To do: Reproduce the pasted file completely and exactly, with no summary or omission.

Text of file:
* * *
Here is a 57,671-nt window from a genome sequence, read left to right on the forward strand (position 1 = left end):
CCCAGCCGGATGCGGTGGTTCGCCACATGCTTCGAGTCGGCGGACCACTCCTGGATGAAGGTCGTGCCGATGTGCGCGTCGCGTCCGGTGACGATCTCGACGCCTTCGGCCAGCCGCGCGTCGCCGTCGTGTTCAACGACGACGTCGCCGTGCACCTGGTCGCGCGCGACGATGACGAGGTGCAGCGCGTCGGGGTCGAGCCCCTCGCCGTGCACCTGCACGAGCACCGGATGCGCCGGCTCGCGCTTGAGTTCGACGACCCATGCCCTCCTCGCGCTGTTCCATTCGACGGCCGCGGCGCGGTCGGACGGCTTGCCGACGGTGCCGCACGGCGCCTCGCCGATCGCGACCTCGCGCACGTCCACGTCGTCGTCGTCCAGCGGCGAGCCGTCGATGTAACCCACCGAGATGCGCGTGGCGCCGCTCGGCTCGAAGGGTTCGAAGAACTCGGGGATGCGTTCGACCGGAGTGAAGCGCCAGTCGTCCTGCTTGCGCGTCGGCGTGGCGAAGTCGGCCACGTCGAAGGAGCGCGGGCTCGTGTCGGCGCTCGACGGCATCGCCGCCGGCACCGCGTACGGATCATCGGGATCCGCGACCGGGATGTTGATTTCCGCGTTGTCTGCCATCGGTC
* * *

Here is a 57,671-nt window from a genome sequence, read left to right on the forward strand (position 1 = left end):
CCCAGCCGGATGCGGTGGTTCGCCACATGCTTCGAGTCGGCGGACCACTCCTGGATGAAGGTCGTGCCGATGTGCGCGTCGCGTCCGGTGACGATCTCGACGCCTTCGGCCAGCCGCGCGTCGCCGTCGTGTTCAACGACGACGTCGCCGTGCACCTGGTCGCGCGCGACGATGACGAGGTGCAGCGCGTCGGGGTCGAGCCCCTCGCCGTGCACCTGCACGAGCACCGGATGCGCCGGCTCGCGCTTGAGTTCGACGACCCATGCCCTCCTCGCGCTGTTCCATTCGACGGCCGCGGCGCGGTCGGACGGCTTGCCGACGGTGCCGCACGGCGCCTCGCCGATCGCGACCTCGCGCACGTCCACGTCGTCGTCGTCCAGCGGCGAGCCGTCGATGTAACCCACCGAGATGCGCGTGGCGCCGCTCGGCTCGAAGGGTTCGAAGAACTCGGGGATGCGTTCGACCGGAGTGAAGCGCCAGTCGTCCTGCTTGCGCGTCGGCGTGGCGAAGTCGGCCACGTCGAAGGAGCGCGGGCTCGTGTCGGCGCTCGACGGCATCGCCGCCGGCACCGCGTACGGATCATCGGGATCCGCGACCGGGATGTTGATTTCCGCGTTGTCTGCCATCGGTC